Browse Prior Art Database

Multiple ID Field Sector Format

IP.com Disclosure Number: IPCOM000047101D
Original Publication Date: 1983-Sep-01
Included in the Prior Art Database: 2005-Feb-07
Document File: 2 page(s) / 66K

Publishing Venue

IBM

Related People

Peterson, RA: AUTHOR [+3]

Abstract

Direct access storage devices (DASDs) with fixed block architecture (FBA) formats divide the storage space into small blocks of fixed length usually called sectors. Each sector contains an ID field and a data field. The recording surface can be defective in either the ID field or the data field. The ID and data fields are schematically illustrated by line A of Fig. 1. Heretofore, when the defect occurred in the ID field within a sector, the ID was again written in the data field displaced 64 bytes from the normal ID location, as represented by line B of Fig. 1. If there were a defect within this field, the ID would be written in the data field offset by 256 bytes, as represented by line C of Fig. 1.

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Multiple ID Field Sector Format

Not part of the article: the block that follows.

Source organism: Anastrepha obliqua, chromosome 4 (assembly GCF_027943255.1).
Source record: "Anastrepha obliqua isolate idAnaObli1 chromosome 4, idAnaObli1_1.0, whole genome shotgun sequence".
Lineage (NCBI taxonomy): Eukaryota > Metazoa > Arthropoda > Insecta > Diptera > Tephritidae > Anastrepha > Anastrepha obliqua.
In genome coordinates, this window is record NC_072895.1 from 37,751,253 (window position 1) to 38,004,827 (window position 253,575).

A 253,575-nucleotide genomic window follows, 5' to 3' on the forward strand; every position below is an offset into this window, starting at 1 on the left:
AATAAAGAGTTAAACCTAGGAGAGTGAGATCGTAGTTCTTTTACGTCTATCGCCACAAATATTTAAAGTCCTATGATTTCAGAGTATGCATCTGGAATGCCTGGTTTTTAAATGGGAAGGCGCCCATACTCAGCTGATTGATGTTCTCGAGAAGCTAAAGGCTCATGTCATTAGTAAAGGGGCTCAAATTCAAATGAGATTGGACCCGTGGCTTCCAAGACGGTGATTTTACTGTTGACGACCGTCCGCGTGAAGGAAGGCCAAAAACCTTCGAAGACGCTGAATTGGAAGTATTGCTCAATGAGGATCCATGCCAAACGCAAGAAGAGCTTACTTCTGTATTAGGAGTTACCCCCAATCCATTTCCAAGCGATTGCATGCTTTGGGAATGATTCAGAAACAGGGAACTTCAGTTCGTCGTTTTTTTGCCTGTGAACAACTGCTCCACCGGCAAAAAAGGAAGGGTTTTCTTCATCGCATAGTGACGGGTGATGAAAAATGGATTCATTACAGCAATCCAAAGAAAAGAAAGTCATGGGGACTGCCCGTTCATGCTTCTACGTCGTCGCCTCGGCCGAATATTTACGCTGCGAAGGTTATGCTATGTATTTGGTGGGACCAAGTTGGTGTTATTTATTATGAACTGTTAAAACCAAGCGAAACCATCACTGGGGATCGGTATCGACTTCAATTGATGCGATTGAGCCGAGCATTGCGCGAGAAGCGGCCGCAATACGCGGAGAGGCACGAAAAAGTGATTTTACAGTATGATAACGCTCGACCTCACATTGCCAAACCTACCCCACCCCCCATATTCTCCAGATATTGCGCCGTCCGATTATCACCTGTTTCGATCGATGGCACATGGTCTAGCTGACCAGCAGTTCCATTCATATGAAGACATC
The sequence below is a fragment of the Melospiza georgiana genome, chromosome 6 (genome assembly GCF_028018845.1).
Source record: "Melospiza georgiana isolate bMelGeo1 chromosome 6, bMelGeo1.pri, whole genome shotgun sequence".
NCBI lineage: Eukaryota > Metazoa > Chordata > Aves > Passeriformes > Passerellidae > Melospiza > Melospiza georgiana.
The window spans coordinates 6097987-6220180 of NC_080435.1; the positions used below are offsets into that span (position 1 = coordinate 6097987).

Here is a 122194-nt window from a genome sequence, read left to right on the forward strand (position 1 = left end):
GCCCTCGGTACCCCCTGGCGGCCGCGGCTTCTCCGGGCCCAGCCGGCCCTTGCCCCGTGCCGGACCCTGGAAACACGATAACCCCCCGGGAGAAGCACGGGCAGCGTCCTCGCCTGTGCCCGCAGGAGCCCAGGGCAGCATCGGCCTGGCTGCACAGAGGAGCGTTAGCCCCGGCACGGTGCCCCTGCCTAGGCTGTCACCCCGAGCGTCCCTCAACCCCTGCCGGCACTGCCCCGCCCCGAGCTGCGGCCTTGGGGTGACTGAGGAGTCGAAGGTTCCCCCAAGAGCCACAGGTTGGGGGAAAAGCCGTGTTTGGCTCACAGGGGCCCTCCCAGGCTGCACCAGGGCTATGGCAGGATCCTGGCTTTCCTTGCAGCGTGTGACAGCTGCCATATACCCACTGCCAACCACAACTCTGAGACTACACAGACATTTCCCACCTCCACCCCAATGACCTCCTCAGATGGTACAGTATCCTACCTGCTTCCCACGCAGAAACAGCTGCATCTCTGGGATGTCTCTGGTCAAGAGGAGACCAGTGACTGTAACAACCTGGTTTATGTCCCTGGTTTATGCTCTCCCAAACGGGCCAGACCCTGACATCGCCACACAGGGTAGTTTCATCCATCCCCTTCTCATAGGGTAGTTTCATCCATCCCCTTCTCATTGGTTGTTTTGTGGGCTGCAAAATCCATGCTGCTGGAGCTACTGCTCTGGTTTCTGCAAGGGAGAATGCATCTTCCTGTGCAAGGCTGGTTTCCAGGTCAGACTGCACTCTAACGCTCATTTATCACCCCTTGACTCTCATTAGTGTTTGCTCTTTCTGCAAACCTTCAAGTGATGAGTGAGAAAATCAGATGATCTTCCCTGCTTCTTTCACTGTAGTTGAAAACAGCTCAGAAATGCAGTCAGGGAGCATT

Direct access storage devices (DASDs) with fixed block architecture (FBA) formats divide the storage space into small blocks of fixed length usually called sectors. Each sector contains an ID field and a data field. The recording surface can be defective in either the ID field or the data field. The ID and data fields are schematically illustrated by line A of Fig. 1. Heretofore, when the defect occurred in the ID field within a sector, the ID was again written in the data field displaced 64 bytes from the normal ID location, as represented by line B of Fig. 1. If there were a defect within this field, the ID would be written in the data field offset by 256 bytes, as represented by line C of Fig. 1. That arrangement requires that the ID be read a multiple number of times with separate read ID commands, as illustrated by the flow diagram in Fig. 2. For example, the first command would be a read ID command. A check would be made to determine if the command was a read ID displaced command, as indicated by block 10. Since the command is a read ID command, the ID would be read, as indicated by block 15. Block 20 would determine if the cyclic redundancy check (CRC) was good. If the CRC was not good, a read ID displaced command would be issued and this time block 10 would detect that the command is a read ID displaced command, whereby block 25 would introduce a wait of 64 bytes before the ID would be read by block 15. If the CRC was still...